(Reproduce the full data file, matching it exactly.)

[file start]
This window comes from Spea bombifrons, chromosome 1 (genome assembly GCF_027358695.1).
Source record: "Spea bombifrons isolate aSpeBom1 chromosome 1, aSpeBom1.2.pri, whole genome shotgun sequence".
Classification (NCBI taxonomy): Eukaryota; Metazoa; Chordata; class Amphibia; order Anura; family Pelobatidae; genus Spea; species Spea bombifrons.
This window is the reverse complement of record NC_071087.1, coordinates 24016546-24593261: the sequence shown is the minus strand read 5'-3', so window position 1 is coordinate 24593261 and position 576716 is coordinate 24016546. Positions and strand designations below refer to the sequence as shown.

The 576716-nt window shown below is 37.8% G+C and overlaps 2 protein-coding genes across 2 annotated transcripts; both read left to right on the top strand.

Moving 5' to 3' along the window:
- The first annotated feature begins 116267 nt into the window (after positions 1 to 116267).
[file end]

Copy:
This window comes from Spea bombifrons, chromosome 1 (genome assembly GCF_027358695.1).
Source record: "Spea bombifrons isolate aSpeBom1 chromosome 1, aSpeBom1.2.pri, whole genome shotgun sequence".
Classification (NCBI taxonomy): Eukaryota; Metazoa; Chordata; class Amphibia; order Anura; family Pelobatidae; genus Spea; species Spea bombifrons.
This window is the reverse complement of record NC_071087.1, coordinates 24016546-24593261: the sequence shown is the minus strand read 5'-3', so window position 1 is coordinate 24593261 and position 576716 is coordinate 24016546. Positions and strand designations below refer to the sequence as shown.

The 576716-nt window shown below is 37.8% G+C and overlaps 2 protein-coding genes across 2 annotated transcripts; both read left to right on the top strand.

Moving 5' to 3' along the window:
- The first annotated feature begins 116267 nt into the window (after positions 1 to 116267).